Aloe Blacc Lift Your Spirit cover

“Don’t chase the money,” Aloe Blacc intones, in a Sam Cooke croon over a Stevie Wonder romp, about halfway through his new album Lift Your Spirit. “You can’t chase the money,” he pleads. What exactly has Blacc been doing these past few years, then? This is a guy who broke through to TV sync ubiquity on the strength of a workingman’s lament called “I Need A Dollar” and then spent the interim pursuing it at all costs. He is living proof that you can chase the money.

Egbert Nathaniel Dawkins III, a Panamanian American from Orange County, used to be a genuine weirdo on wax. He came up as the rapping half of the late-’90s/early aughts underground rap duo Emanon, taking the name Aloe Blacc and spinning competent conscious bars over jazz samples. That was standard fare for the era; not until he refashioned himself as a genre-flouting soul singer and signed with grimy leftfield hip-hop hub Stones Throw for solo debut Shine Through did Aloe Blacc fly his freak flag. Critic Sean Fennessey called him “a new sort of soul artist — one unafraid to pierce an otherwise rigid genre’s decaying convention.” The description was apt. Shine Through was bursting with ideas and dismissive of stylistic parameters — experimental, but not at the expense of songwriting. Blacc was Pharrell on a Broken Social Scene bender, a scrapbook soul man with boundless creative potential.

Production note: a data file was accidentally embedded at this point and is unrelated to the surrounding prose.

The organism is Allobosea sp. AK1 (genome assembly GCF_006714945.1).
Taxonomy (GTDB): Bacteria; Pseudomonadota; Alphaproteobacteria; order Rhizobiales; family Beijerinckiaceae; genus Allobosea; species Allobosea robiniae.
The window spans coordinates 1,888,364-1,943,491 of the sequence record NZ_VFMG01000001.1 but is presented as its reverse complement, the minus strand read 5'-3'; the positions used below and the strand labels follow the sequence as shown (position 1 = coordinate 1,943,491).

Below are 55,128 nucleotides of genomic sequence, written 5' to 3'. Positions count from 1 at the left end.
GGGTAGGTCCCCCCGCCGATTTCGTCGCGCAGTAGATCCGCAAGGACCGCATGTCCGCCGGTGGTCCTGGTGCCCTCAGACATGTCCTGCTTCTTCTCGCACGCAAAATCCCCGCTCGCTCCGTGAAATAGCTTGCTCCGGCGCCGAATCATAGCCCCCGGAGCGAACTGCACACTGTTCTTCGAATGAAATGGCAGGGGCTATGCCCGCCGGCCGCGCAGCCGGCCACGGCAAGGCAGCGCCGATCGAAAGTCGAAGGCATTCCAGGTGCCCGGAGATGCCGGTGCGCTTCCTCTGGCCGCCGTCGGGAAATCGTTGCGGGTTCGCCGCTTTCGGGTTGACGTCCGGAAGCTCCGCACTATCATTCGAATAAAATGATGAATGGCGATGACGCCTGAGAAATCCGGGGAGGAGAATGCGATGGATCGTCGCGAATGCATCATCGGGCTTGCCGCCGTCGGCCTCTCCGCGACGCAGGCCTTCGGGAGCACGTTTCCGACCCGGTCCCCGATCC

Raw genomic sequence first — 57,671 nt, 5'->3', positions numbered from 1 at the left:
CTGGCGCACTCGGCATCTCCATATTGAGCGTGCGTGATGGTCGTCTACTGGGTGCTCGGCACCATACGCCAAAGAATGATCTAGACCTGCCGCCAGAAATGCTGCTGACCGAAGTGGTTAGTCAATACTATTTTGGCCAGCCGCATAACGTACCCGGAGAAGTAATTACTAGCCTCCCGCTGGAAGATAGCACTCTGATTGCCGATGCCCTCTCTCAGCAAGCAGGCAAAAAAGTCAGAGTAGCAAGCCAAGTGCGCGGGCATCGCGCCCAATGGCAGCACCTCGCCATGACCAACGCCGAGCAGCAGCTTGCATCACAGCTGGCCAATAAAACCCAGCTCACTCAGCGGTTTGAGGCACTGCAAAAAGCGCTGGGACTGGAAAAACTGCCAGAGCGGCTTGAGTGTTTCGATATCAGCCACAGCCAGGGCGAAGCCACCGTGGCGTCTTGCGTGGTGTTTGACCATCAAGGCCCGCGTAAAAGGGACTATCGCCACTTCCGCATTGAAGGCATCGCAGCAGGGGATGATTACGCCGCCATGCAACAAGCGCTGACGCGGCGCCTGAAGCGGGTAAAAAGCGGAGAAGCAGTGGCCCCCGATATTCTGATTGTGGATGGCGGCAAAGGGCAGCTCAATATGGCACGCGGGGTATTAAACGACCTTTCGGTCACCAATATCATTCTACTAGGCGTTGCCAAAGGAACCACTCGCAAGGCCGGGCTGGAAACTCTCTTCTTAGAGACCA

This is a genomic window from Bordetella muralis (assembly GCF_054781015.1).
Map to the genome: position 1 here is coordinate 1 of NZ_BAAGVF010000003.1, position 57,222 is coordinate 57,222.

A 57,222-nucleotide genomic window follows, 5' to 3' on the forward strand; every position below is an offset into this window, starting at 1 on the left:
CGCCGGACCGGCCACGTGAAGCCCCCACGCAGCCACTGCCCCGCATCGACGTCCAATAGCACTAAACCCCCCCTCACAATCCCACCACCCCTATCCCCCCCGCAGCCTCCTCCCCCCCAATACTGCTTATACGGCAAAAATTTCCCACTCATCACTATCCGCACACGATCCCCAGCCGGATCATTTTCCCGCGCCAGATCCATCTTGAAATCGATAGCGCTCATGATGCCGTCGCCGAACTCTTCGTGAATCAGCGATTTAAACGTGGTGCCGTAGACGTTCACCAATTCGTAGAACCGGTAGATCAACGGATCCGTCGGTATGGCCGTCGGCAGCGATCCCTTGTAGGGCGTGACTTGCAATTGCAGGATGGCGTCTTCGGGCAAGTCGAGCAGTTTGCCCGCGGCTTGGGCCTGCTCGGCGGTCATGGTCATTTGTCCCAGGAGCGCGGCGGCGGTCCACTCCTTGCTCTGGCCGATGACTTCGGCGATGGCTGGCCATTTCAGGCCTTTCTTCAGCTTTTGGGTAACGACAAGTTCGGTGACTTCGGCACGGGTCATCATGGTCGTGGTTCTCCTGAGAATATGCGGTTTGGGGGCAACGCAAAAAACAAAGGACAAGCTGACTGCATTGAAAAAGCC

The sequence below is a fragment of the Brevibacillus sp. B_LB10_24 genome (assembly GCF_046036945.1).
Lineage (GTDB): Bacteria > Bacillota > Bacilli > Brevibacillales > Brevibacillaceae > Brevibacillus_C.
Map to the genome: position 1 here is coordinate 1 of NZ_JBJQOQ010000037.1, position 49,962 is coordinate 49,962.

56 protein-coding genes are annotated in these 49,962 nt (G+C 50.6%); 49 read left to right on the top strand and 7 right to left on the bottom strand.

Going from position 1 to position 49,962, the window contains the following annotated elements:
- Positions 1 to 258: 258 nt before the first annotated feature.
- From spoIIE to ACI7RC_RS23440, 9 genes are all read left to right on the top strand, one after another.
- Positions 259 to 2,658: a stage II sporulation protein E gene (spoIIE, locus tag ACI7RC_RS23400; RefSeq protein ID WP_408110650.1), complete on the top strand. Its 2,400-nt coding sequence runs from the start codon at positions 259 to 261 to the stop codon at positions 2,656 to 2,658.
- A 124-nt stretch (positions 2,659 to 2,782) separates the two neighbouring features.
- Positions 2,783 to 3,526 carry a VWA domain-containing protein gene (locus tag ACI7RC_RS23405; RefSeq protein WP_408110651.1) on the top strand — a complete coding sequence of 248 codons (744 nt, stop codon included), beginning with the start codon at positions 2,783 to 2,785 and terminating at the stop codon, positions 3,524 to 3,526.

But the Aloe Blacc of Shine Through also had limited commercial prospects. Rather than languish as your favorite psychedelic soul man’s favorite psychedelic soul man, he streamlined his sound on 2010′s Good Things, taking a page from CeeLo Green’s 21st century Motown without becoming a human cartoon. The record was a lot more reverent, but Blacc remained a performer with personality, trading Shine Through’s hazy, deconstructed “A Change Is Gonna Come” for a groovy Sly Stone take on “Femme Fatale.” Good Things proved Aloe Blacc could do smooth as well as he could do eccentric. More importantly, it proved he could write hits. Lead track “I Need A Dollar” was undeniable, the kind of instantly memorable toe-tapper that transforms careers. It became the theme music for HBO’s How To Make It In America and appeared in a Boost Mobile commercial. It made Blacc bankable.

He invested that industry cred in “Wake Me Up,” a collaboration with the superstar Swedish dance producer Avicii that showed Blacc could merge his visionary tendencies with his populist powers. “Wake Me Up” was the gaudiest thing Blacc’s ever recorded, a mashup of post-Mumford folk-pop and festival-crushing EDM that made no secret of its intentions to rule the world. The song was Frankenstein’s monogenre, shamelessly combining the young decade’s two most dominant strains of pop music without regard for taste. Like all the most potent pioneering pop music, it felt so gauche until it felt so good. “Wake Me Up” went to #2 and became an inescapable part of 2013′s fabric. By teaming with one of the world’s richest DJs, the “I Need A Dollar” singer made a fortune.